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ERIC Number: EJ1072781
Record Type: Journal
Publication Date: 2008-Jun
Pages: 13
Abstractor: ERIC
ISSN: ISSN-2141-1905
Philosophical Foundations of Reform in Higher Education
Babarinde, Kola
African Higher Education Review, v1 Jun 2008
Kola Babarinde's article opens with a quotation on the theory of change credited to one of the master of classical tradition in the history of the idea. Heraclitus of Ephesus flourished about 500 B.C. Although, little is known about him, he became famous for his metaphysical doctrine that everything is in a state of flux, his comparing all things to a river, meant that they all changed all the time. If this is applied to natural objects, Babarinde asserts, it means that even apparently stable things are changing, although total balance is always maintained. Babarinde goes on to explain that Heraclitus' theory found support in Engels who admitted that Heraclitus was right; everything in the universe is steadily changing, nothing is fixed and determinate. With a slight reservation in view of the possibility that there may be an end to human life on earth, he also maintains that the evolution of mankind proceeds without ever reaching a final stage; each stage is only a transition to the next. This doctrine in Engel's view excludes the possibility of any last act. This is true also of the evolution of science and philosophy; there never appears any final truth; there are theories which are steps on the road to still better theories. The idea therefore that there is no alternative to a policy, a thing or even a personality becomes from this philosophical perspective, a contradiction at best and an absurdity at the extreme. In this article, Babarinde examines the key concepts of Philosophical Foundations of Reform in Higher Education: philosophy, reform and education with emphasis on a sub-set of which is higher education, specifically as they relate to higher education reform in Nigeria. Babarinde explores the history of ideas which have shaped social reforms in general and educational reforms in particular. He aims to justify the assertion that ideas rule the world and that reform in higher education represents the triumph of ideas. The article concludes that education and reform are interconnected as both carry normative notions and that education entails individual and social reform. The final question to ask is whose end is being served by the reforms that have been adopted in education, particularly in Nigeria? A list of notes and references is included. [Paper presented at the Regional Conference of Higher Education Research and Policy Network (HERPNET) (2nd, Ibadan, Nigeria, August 13-16, 2007).]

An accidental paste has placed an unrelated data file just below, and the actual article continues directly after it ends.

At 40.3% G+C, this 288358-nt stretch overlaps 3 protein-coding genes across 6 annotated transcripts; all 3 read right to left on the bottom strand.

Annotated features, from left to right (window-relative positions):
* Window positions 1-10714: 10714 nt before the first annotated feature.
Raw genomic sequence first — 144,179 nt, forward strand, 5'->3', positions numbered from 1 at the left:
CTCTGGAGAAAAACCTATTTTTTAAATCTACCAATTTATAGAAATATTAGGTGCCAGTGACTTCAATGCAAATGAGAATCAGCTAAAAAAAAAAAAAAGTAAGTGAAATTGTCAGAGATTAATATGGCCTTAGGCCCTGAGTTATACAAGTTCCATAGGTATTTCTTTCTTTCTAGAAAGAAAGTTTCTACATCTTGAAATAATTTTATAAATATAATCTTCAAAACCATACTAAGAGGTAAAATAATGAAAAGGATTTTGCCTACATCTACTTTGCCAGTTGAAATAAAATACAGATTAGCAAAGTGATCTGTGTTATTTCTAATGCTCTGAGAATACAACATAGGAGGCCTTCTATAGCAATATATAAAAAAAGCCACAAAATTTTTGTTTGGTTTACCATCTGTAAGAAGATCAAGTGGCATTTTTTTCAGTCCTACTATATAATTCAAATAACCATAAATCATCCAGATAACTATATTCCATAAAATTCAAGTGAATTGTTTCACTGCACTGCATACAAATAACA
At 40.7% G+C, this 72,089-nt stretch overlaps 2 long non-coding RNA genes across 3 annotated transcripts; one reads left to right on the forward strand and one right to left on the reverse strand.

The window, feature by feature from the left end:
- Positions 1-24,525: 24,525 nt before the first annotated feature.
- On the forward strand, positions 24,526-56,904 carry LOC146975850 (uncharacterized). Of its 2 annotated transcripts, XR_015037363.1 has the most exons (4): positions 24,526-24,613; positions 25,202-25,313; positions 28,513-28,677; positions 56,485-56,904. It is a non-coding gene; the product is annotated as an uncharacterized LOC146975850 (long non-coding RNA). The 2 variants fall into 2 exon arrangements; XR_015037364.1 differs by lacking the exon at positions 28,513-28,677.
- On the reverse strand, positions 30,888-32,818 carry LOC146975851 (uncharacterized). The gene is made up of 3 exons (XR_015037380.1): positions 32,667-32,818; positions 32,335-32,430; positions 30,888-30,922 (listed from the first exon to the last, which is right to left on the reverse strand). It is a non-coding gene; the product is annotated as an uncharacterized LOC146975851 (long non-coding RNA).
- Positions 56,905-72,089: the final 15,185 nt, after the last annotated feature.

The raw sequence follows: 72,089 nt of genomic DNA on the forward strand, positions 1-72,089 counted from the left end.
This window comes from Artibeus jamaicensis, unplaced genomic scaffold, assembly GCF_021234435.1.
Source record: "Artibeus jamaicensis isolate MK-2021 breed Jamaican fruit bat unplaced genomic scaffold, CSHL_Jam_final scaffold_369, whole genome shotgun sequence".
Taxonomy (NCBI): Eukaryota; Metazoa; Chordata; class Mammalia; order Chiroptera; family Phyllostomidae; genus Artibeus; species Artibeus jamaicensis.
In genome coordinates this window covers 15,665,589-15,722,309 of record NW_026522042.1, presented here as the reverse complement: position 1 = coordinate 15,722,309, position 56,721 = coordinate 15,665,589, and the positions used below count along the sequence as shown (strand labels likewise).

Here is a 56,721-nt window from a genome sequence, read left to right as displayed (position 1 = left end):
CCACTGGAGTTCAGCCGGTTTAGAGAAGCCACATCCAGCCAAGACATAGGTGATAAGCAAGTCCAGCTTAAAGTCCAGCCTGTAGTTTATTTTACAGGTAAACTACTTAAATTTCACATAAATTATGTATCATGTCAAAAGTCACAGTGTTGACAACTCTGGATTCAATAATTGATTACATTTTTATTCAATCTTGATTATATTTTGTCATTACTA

University of North Texas. 1155 Union Circle, Denton, Texas 76203. Web site:
Publication Type: Journal Articles; Speeches/Meeting Papers; Reports - Evaluative
Education Level: Higher Education; Postsecondary Education
Audience: N/A
Language: English
Sponsor: N/A
Authoring Institution: N/A
Identifiers - Location: Nigeria
Grant or Contract Numbers: N/A